Kruzkrazy seemed to sum up the general discontent nicely: "These ship sizes are getting ridiculous. It's nothing but a p------ contest between RCL and Carnival/Princess. I was on the Caribbean Princess recently, only about half the size of this freak, and even that was way too big. Had to wait forever for an elevator."
But while three out of four members felt Royal Caribbean had lost touch with reality, still others seemed to enjoy the prospect of such a large vessel.
Maxax declared, "I think the bigger the better! Bigger means more and more options ... we always like the bigger ships! More things to look at, more things to do, just more and more ... of a good thing!"
There was also certainly a group who responded as one might respond to a display of carnival oddities: "I would be fascinated by such a vessel. I think it would be absolutely awesome, to be on that size of a ship. The Voyager class already feels like a small city on the sea, the Oasis will be just a little larger city!", said FJTinSC. Ro added that "it will be a fascinating floating hotel with all sorts of options."
What features and amenities that don't exist yet on cruise ships would you propose? What existing features and amenities (Royal Caribbean and any other line for that matter) would you like to see on the new ship? Response: In response to these questions, many members took the opportunity to be either creative, gently mocking or a combination of the two. The most interesting suggestions were as follows:
Dmgirl, among others, suggeted shooting skeet off the back of the ship. mbeamtx suggested that the ship include "hermetically sealed children's holding facilities" (perhaps illegal). Karen Wormald wrote that "Oasis should feature faux high-rise office buildings and staged traffic jams in the atrium or centrum every morning and evening so people could feel right at home." Ramble (allowing his or her imagination to run wild) suggested "Soccer fields, ski slopes, trapeezes, casinos where you can always win." And finally, edmo suggested "A mascot dog kennel where dog-friendly cruisers would be able to walk and pet ship mascot dogs."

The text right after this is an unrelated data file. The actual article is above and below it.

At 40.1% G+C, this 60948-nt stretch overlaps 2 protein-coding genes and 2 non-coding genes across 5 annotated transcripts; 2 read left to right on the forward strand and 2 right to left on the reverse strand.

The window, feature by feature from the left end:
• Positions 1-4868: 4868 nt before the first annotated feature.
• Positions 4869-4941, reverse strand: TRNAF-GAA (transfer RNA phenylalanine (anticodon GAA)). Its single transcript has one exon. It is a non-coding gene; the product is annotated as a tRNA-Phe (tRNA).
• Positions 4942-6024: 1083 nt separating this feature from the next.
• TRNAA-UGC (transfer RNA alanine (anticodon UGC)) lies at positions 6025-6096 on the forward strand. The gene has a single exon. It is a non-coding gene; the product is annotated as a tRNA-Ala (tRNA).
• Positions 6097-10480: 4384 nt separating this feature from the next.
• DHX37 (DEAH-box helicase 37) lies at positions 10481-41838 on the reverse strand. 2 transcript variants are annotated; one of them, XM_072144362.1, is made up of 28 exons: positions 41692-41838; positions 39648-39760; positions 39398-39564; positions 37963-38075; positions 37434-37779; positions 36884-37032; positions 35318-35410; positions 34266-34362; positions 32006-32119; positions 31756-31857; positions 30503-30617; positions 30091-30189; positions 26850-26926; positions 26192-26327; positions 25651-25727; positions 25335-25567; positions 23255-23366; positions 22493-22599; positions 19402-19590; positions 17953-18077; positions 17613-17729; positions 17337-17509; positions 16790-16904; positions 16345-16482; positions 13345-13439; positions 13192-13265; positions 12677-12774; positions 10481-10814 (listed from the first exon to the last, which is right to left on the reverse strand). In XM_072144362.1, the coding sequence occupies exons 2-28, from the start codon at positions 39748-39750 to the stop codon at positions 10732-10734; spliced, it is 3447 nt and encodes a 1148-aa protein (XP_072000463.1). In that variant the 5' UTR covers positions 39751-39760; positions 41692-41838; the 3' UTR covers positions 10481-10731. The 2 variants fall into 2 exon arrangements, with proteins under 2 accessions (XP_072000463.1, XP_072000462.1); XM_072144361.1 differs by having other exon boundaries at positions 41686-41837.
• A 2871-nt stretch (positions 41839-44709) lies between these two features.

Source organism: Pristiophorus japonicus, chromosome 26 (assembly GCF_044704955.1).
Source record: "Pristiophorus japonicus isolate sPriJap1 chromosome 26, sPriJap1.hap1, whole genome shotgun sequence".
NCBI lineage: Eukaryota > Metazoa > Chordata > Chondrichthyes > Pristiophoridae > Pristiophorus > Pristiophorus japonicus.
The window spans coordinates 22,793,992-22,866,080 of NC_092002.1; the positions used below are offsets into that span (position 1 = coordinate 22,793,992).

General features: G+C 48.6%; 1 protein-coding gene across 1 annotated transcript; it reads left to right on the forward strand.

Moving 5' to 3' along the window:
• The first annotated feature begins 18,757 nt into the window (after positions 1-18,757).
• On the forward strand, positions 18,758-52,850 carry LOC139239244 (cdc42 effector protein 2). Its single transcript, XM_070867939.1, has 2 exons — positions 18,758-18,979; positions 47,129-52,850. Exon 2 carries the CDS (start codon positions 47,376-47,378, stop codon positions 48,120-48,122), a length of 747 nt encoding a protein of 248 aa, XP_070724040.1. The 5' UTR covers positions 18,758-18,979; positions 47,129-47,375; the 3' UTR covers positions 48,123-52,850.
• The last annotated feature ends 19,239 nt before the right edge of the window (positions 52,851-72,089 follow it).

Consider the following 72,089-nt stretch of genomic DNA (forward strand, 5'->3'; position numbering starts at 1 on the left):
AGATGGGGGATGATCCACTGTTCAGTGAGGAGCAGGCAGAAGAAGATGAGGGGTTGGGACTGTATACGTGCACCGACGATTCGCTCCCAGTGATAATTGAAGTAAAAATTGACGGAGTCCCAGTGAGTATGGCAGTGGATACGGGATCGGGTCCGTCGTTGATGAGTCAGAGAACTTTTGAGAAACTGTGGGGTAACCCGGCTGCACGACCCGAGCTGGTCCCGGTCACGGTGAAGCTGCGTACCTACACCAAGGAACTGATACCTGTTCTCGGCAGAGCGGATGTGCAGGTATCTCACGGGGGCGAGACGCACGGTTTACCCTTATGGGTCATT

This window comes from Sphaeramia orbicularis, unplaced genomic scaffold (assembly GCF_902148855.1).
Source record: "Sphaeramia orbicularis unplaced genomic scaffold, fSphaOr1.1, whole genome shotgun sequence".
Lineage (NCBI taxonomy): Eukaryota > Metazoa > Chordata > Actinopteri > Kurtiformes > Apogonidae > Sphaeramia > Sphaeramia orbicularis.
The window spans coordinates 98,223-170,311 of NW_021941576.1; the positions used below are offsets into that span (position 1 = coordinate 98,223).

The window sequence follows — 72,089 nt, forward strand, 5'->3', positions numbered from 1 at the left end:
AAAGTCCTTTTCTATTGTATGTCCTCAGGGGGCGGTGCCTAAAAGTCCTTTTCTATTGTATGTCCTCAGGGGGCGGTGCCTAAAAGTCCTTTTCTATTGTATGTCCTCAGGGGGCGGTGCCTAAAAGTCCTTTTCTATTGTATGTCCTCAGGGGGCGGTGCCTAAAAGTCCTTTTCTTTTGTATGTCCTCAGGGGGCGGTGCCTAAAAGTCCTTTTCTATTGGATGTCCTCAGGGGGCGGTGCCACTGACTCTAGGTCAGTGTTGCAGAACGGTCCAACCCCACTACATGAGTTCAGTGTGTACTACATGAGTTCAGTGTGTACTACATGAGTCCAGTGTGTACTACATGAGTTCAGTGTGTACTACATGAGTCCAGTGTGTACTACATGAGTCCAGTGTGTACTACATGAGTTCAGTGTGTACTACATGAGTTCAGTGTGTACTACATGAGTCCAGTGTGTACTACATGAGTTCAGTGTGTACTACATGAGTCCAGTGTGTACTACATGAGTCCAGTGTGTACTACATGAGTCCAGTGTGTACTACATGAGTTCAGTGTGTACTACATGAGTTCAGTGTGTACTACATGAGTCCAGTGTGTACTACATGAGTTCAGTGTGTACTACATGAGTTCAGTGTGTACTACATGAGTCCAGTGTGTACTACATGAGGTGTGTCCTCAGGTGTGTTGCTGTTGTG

More realistic suggestions included building batting cages, offering cooking classes on a variety of regional cuisines, developing an all-inclusive "booze card" (kingclick), and putting coffee pots in every berth. The most common responses called for more pools, more hot tubs, more adults-only areas, larger cabins, better food, etc. Ironically, none of these suggestions really have much to do with size.
Finally, a solid percentage of our responders took the opportunity with these questions to once again express their dismay over the direction of the cruise vacation in general. In response to what features Verde would propose, this member answered, "None. If I want to play golf or climb a mountain I do it on land. How about good service and good food? Those two categories are rapidly diminishing."
Do you care about destinations at all on a ship like this? Response:Sixty-seven percent felt that the itinerary was irrelevent, while 33 percent felt the itinerary would at least have some effect upon their opinion of the ship. Obviously, responses to this question were colored by either our members' enthusiasm or their disdain for the Oasis concept. Many offered responses like, "I will be watching where this ship goes in order to insure that I will not be at the same port on the same day."
Most members seem to feel that no port will really be able to accommodate the ship, and besides, according to dlstex, "everything passengers need will be on the ship. It would be best to just stay anchored offshore and drive around in circles." One member asked (bemused?), "Why bother with stops at all?" Many felt that the ship was a destination in itself. Of those potential cruisers who did care about where this behemouth would end up, the vast majority preferred a Caribbean itinerary to anything else.